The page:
Mutiny and Redemption
On April 28, 1789, Lieutenant William Bligh, commander of the H.M.S. Bounty, was awakened by men who "seizing me tyed my hands with a Cord & threatened instant death if I made the least noise." Bligh called out anyway, but all of the ship's officers were guarded by mutineers. Bligh was then "carried on deck in my Shirt, in torture with a severe bandage round my wrists behind my back, where I found no man to rescue me."
Anyone who has seen either the 1935 or the 1962 version of this story likely thinks that Bligh had it coming. He was a sadistic villain, and the dashing leader of the mutineers, Fletcher Christian (Clark Gable/Marlon Brando), was doing everyone a favor. The reality was more complicated—and the ending much more surprising.
When the mutiny occurred, the Bounty was en route from Tahiti, where its crew had collected breadfruit plantings, to the Caribbean, where the plantings would be used to grow food for plantation slaves. The sailors had really enjoyed their time in Tahiti, though, and they didn't want to leave—especially under the command of Bligh, who was, if not a sadist, notably strict and ill-tempered. Christian's original plan was to flee the Bounty in its attached long boat and head back to sunny Polynesia, but other crew members convinced him to keep the Bounty and pack the officers in the long boat instead. Amazingly, Bligh and company navigated their overcrowded vessel 3,600 miles to the Dutch East Indies. The lieutenant eventually made it back to England, then returned to the South Pacific for revenge. In the meantime, the mutineers were living large on Tahiti.
Though Christian never found out Bligh had survived, he feared that staying at Tahiti could put him in danger of capture. Mutiny was, after all, a capital offense. He reboarded the Bounty and set out to find a place where he could hide forever. Seven other mutineers, twelve Polynesian women, six Polynesian men, and one infant joined him. After months of exploration, they found Pitcairn Island, which had no people but an abundance of coconuts, breadfruit, and other useful crops. The group destroyed the Bounty, to avoid detection by passing ships, and settled into their own paradise.
Like the first paradise, however, this one featured hidden dangers. Unfettered sexuality provoked jealousies and rage. The root of the ti plant, one mutineer discovered, could be distilled into liquor. The underlying problem, though, was building a society with criminals, concubines, and malcontents. Within four years, all of the Polynesian men and half of the mutineers had been murdered. A few years later, only two Englishmen—Edward Young and Alexander Smith—remained with the fearful women and children.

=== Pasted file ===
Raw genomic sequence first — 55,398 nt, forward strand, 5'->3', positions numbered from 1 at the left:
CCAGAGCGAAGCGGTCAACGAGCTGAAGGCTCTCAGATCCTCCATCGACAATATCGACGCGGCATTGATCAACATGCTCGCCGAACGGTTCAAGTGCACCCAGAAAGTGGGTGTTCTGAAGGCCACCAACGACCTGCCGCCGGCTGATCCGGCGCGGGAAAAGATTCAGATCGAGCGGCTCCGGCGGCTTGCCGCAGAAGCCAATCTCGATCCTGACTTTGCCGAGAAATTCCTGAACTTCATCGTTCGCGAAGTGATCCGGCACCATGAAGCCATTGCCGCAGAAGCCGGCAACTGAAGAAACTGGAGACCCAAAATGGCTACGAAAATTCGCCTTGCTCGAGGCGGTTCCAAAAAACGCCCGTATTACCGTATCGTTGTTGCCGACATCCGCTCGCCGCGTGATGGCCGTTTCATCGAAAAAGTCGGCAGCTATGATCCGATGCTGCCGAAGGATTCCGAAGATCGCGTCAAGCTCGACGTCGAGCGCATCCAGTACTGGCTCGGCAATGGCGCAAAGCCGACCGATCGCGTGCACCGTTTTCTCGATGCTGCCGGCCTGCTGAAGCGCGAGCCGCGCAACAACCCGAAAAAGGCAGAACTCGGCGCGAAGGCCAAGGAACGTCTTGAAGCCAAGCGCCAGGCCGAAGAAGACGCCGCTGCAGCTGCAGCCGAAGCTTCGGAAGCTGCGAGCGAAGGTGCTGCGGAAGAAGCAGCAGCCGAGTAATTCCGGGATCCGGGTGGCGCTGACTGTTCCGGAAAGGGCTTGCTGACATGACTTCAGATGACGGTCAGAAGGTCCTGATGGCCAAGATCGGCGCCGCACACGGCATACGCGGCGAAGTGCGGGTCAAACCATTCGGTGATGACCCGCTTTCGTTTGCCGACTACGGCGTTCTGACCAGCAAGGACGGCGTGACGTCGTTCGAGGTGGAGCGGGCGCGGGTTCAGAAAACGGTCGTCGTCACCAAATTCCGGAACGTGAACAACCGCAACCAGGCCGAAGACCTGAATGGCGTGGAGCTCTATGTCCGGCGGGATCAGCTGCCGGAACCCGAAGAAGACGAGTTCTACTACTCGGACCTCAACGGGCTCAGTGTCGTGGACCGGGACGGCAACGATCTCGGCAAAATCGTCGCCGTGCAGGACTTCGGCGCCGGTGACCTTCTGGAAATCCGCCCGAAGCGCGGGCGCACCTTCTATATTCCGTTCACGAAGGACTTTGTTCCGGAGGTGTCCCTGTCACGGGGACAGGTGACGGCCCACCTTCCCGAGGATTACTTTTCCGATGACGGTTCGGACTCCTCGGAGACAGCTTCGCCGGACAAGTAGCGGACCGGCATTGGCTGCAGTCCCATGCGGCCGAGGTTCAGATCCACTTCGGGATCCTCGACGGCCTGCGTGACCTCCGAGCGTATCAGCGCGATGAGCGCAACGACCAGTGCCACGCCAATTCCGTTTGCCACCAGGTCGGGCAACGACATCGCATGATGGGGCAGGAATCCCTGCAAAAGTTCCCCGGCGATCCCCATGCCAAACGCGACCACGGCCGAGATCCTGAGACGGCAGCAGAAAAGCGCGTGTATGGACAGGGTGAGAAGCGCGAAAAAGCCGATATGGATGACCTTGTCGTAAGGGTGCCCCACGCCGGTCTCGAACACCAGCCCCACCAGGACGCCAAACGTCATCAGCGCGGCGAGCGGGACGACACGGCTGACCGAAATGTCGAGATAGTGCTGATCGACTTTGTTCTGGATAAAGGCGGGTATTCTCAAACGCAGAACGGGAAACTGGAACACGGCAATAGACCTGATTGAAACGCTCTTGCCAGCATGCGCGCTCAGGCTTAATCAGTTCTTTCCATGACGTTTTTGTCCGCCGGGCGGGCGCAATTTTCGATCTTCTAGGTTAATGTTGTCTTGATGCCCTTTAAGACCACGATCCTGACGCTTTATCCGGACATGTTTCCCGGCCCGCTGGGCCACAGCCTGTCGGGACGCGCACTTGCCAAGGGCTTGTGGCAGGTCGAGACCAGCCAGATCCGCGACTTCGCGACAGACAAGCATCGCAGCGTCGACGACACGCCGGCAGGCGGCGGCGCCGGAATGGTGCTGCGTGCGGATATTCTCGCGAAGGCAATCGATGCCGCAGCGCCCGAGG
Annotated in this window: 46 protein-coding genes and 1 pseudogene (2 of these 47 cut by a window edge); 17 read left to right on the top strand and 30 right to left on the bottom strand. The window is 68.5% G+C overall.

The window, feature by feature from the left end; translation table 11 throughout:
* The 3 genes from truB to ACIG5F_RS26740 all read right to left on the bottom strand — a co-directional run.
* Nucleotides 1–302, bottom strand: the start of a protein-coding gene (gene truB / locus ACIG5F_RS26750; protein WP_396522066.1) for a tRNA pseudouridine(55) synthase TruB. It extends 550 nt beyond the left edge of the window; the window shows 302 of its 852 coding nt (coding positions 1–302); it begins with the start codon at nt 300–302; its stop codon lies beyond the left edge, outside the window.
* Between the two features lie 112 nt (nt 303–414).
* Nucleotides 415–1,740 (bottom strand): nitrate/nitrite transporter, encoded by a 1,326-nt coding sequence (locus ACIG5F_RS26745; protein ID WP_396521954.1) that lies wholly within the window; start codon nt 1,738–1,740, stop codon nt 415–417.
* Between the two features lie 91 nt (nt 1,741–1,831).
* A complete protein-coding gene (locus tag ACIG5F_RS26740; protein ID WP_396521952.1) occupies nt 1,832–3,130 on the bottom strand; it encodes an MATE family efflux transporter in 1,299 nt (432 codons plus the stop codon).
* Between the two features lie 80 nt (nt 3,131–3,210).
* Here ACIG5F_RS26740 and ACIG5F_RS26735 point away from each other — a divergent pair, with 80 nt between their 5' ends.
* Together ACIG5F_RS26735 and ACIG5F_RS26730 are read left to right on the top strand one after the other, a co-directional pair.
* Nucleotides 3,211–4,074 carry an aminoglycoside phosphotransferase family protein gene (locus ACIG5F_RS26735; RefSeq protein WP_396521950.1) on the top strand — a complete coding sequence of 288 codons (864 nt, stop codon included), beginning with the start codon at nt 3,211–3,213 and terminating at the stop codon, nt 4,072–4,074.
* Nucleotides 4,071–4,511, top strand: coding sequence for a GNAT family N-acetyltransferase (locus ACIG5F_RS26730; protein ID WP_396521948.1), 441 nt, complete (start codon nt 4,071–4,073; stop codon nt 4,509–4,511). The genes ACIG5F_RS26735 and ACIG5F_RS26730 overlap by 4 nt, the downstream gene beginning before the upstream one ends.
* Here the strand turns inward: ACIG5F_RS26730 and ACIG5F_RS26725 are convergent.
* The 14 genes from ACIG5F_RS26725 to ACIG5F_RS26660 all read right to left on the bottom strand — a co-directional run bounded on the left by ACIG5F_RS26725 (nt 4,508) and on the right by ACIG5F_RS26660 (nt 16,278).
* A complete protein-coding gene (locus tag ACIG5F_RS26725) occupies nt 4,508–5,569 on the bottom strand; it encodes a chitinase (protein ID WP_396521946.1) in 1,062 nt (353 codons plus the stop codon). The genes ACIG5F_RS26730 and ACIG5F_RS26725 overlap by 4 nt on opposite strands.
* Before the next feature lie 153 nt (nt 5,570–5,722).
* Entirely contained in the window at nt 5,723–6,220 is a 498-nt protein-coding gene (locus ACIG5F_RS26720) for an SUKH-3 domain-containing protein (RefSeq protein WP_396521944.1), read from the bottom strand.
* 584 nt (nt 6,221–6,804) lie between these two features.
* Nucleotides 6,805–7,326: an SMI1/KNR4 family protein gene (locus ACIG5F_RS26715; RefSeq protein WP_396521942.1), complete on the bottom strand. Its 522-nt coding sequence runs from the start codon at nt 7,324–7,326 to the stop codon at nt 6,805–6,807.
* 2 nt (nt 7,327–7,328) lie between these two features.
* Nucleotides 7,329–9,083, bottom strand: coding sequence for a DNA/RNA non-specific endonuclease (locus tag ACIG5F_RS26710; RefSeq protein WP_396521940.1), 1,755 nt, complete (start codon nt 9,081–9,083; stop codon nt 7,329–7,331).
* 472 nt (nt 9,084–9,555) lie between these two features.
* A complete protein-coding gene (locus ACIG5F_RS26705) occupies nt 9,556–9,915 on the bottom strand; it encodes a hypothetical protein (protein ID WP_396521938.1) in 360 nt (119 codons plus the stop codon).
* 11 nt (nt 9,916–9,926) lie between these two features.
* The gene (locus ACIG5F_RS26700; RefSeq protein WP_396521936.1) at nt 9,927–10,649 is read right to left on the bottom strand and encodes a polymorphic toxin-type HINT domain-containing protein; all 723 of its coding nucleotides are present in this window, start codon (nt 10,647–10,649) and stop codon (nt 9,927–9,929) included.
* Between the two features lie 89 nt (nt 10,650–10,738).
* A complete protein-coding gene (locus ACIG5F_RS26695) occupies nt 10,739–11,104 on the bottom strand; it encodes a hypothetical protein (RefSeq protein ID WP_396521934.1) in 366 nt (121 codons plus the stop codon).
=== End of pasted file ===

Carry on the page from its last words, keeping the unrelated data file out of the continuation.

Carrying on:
The Mutiny on the Bounty films are uninterested in the fate of Pitcairn Island, but for Christians, this is where the story really begins. While poking through the items saved from the ship, Smith discovered a Bible and a Book of Common Prayer. Smith couldn't read, but Young taught him before succumbing to consumption in 1801. Smith studied the Bible for years and became convinced that everyone on the island (at this point himself, 10 women, and many children) needed to live by its principles. He instituted Sunday worship and daily prayer times, at which he would offer petitions like this:
"Suffer me not O Lord to waste this day in Sin or folly. But Let me Worship thee with much Delight. Teach me to know more of thee and to serve thee better than ever I have done before, that I may be fitter to dwell in heaven, where thy worship and service are everlasting. Amen."
In 1808 an American ship discovered Pitcairn Island, where the crew was shocked to find a community of 35 English-speaking Christians. The Americans reported their find, but England was too busy with the Napeolonic Wars to do much of anything about it. Six years later a British ship rediscovered Pitcairn, and though the crew had orders to seize and kill any mutineers they found in the South Pacific, they couldn't bring themselves to disrupt the peaceful community by punishing Smith, now known by all on the island as "father." Smith still feared recapture, and he changed his name to John Adams (after the American president) in a rather curious move to avoid it. But no one came to seize him, and he died on the island in 1829.
Even sincere biblical teaching couldn't turn Pitcairn into an earthly paradise—every community has its problems—but Smith's work made a huge difference. The island settled by fugitives from the law has a courthouse, but it has never hosted a trial. Pitcairn's three jail cells house only lifejackets.
Elesha can be reached at cheditor@ChristianityToday.com.
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